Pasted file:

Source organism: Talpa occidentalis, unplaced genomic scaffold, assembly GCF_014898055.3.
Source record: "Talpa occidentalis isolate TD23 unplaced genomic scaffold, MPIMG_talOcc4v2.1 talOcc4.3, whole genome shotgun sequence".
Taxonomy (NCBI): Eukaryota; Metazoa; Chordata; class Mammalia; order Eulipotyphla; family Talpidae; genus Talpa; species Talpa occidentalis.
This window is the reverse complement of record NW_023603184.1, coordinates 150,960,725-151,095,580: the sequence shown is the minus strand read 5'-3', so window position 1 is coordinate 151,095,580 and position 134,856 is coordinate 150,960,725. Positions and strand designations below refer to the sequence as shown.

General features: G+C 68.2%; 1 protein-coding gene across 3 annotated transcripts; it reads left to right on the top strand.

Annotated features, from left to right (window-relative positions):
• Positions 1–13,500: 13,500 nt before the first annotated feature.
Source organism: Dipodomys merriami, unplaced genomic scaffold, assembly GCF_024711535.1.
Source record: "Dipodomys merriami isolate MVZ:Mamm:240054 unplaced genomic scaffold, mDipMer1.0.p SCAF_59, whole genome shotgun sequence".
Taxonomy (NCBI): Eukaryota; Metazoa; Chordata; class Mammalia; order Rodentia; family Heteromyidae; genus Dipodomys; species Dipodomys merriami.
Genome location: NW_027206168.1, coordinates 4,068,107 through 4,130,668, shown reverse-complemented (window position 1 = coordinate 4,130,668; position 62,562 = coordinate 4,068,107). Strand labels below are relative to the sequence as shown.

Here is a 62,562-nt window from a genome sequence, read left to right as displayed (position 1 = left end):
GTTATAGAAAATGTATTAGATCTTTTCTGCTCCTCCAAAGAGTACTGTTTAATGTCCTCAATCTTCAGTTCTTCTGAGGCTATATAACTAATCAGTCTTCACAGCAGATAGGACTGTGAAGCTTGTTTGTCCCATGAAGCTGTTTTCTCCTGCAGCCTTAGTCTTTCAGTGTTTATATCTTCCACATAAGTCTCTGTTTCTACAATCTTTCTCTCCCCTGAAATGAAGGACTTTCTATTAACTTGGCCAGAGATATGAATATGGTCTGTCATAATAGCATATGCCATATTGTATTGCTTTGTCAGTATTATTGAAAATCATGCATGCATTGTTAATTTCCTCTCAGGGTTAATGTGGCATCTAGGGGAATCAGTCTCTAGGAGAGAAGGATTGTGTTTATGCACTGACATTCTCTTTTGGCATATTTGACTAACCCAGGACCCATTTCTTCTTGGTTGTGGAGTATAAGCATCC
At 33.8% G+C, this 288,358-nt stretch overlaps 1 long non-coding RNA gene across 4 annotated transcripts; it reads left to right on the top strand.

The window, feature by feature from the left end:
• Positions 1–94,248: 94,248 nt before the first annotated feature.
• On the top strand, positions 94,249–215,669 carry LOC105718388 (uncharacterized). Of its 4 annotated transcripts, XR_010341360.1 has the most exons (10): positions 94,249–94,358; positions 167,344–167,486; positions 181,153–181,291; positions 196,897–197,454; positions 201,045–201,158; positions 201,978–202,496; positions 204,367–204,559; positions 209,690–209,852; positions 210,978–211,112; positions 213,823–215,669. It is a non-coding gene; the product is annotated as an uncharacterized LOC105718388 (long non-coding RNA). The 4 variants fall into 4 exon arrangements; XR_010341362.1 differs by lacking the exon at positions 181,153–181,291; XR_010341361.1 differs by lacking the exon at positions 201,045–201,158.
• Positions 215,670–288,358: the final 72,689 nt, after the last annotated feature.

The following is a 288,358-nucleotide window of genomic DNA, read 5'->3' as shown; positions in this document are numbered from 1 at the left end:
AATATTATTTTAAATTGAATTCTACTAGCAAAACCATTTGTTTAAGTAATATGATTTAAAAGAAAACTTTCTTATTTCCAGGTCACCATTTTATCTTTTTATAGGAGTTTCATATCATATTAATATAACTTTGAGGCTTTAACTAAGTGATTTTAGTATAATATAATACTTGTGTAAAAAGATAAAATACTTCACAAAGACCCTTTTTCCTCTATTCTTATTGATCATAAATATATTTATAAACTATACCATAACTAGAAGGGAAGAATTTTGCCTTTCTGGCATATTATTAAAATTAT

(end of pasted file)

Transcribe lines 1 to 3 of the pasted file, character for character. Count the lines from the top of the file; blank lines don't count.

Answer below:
Source organism: Talpa occidentalis, unplaced genomic scaffold, assembly GCF_014898055.3.
Source record: "Talpa occidentalis isolate TD23 unplaced genomic scaffold, MPIMG_talOcc4v2.1 talOcc4.3, whole genome shotgun sequence".
Taxonomy (NCBI): Eukaryota; Metazoa; Chordata; class Mammalia; order Eulipotyphla; family Talpidae; genus Talpa; species Talpa occidentalis.